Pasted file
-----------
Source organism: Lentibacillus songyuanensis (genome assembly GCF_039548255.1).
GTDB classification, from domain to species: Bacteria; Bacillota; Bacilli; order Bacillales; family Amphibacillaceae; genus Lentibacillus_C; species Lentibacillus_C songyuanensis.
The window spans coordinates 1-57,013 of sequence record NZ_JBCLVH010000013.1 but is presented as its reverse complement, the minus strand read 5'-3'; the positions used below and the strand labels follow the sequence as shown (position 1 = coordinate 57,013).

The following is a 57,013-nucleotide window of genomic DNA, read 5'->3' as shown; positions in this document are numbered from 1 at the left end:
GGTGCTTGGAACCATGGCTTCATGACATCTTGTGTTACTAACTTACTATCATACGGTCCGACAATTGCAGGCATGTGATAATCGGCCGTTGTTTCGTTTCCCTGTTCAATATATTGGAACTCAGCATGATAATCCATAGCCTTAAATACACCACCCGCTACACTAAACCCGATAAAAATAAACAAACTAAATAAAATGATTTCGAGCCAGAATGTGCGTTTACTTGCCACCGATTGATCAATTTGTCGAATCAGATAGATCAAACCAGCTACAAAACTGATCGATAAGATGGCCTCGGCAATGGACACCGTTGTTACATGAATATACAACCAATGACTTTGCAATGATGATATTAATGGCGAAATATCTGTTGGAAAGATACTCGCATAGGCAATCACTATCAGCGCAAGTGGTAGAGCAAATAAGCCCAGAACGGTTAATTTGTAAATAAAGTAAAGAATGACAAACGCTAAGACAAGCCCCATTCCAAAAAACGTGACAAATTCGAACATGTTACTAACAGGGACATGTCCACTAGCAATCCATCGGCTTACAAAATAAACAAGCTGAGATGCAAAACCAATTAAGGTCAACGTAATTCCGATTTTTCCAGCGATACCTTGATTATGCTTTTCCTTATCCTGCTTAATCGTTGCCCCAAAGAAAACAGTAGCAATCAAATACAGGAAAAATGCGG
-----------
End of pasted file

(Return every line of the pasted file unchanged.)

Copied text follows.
Source organism: Lentibacillus songyuanensis (genome assembly GCF_039548255.1).
GTDB classification, from domain to species: Bacteria; Bacillota; Bacilli; order Bacillales; family Amphibacillaceae; genus Lentibacillus_C; species Lentibacillus_C songyuanensis.
The window spans coordinates 1-57,013 of sequence record NZ_JBCLVH010000013.1 but is presented as its reverse complement, the minus strand read 5'-3'; the positions used below and the strand labels follow the sequence as shown (position 1 = coordinate 57,013).

The following is a 57,013-nucleotide window of genomic DNA, read 5'->3' as shown; positions in this document are numbered from 1 at the left end:
GGTGCTTGGAACCATGGCTTCATGACATCTTGTGTTACTAACTTACTATCATACGGTCCGACAATTGCAGGCATGTGATAATCGGCCGTTGTTTCGTTTCCCTGTTCAATATATTGGAACTCAGCATGATAATCCATAGCCTTAAATACACCACCCGCTACACTAAACCCGATAAAAATAAACAAACTAAATAAAATGATTTCGAGCCAGAATGTGCGTTTACTTGCCACCGATTGATCAATTTGTCGAATCAGATAGATCAAACCAGCTACAAAACTGATCGATAAGATGGCCTCGGCAATGGACACCGTTGTTACATGAATATACAACCAATGACTTTGCAATGATGATATTAATGGCGAAATATCTGTTGGAAAGATACTCGCATAGGCAATCACTATCAGCGCAAGTGGTAGAGCAAATAAGCCCAGAACGGTTAATTTGTAAATAAAGTAAAGAATGACAAACGCTAAGACAAGCCCCATTCCAAAAAACGTGACAAATTCGAACATGTTACTAACAGGGACATGTCCACTAGCAATCCATCGGCTTACAAAATAAACAAGCTGAGATGCAAAACCAATTAAGGTCAACGTAATTCCGATTTTTCCAGCGATACCTTGATTATGCTTTTCCTTATCCTGCTTAATCGTTGCCCCAAAGAAAACAGTAGCAATCAAATACAGGAAAAATGCGG